Syrian President Bashar al-Assad has stressed his country's commitment to the chemical weapons treaty as part of a broader deal between Russia and the US to dismantle Syria's chemical weapons arsenal, media reported Thursday.
In an interview with Fox News, Assad reiterated Syria's abidance by the chemical weapons treaty, which his administration joined last week, in terms of its conditions that prohibit manufacturing, stockpiling and distributing chemical weapons.
He said, according to the estimates he received, destroying the stockpiles would cost $1 billion and would take roughly a year.
Also, he noted that Damascus's abidance by the treaty had nothing to do with the threats of the US administration.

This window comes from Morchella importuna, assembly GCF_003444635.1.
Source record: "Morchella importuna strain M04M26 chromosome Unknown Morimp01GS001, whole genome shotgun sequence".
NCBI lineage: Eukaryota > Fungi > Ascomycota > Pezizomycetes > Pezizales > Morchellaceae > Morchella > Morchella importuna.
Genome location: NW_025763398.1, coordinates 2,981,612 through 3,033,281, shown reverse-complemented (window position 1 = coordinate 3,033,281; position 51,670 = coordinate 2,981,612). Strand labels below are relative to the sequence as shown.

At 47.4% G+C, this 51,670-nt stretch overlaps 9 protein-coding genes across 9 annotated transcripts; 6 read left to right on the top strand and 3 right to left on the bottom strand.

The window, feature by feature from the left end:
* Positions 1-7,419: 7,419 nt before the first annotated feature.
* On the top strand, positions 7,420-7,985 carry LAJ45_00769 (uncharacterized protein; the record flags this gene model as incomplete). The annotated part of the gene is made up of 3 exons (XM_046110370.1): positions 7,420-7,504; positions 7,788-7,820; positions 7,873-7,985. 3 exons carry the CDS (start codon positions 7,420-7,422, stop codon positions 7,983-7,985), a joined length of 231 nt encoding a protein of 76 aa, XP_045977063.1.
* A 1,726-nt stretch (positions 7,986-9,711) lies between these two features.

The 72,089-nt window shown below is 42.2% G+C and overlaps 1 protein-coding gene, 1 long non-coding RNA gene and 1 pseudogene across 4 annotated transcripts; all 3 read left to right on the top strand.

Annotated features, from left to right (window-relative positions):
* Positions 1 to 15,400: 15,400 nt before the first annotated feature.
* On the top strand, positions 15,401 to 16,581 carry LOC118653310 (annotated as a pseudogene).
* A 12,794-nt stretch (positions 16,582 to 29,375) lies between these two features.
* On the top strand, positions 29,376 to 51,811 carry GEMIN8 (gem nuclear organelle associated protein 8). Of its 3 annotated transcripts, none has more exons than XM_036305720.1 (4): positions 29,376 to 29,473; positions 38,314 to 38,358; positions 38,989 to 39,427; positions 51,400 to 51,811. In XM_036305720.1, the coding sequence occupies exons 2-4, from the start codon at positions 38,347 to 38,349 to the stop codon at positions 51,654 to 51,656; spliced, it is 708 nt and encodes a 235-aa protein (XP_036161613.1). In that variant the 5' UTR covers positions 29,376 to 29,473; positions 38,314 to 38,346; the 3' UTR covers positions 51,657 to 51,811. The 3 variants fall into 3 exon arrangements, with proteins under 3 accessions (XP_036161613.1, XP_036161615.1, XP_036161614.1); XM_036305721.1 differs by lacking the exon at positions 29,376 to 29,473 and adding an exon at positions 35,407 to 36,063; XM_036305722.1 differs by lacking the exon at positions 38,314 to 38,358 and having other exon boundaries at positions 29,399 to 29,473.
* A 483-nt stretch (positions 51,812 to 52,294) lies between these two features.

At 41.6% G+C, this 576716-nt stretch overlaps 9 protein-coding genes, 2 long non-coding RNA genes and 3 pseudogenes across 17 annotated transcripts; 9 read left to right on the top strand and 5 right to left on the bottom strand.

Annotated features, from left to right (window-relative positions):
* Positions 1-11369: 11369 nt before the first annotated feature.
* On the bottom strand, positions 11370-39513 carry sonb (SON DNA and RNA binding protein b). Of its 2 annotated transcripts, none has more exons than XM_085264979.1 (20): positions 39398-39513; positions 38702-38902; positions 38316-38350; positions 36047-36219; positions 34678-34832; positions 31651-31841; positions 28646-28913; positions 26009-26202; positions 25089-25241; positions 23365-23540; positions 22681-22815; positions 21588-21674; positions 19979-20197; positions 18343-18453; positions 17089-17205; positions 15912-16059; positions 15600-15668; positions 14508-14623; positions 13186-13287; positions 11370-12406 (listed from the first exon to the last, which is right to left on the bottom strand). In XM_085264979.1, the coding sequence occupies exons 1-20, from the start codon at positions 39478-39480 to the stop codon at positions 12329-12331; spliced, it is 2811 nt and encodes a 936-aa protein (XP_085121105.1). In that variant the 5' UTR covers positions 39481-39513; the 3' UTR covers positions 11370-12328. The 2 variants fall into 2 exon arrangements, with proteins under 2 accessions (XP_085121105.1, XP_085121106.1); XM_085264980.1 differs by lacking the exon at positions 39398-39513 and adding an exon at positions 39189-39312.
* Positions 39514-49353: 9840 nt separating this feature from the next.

Damascus rejected Washington's accusation that the government troops gassed civilians with nerve agents during an attack Aug 21 near the capital Damascus -- rather, it pointed the finger at the rebels and said it has evidence that could incriminate them.
After talks with Syrian officials Wednesday, Russian Deputy Foreign Minister Sergey Ryabkov said he had received "additional evidence" from the Syrian government on the rebels' use of chemical gas near Damascus.
Moreover, Russian diplomats may present the new evidence at a UN Security Council meeting Thursday.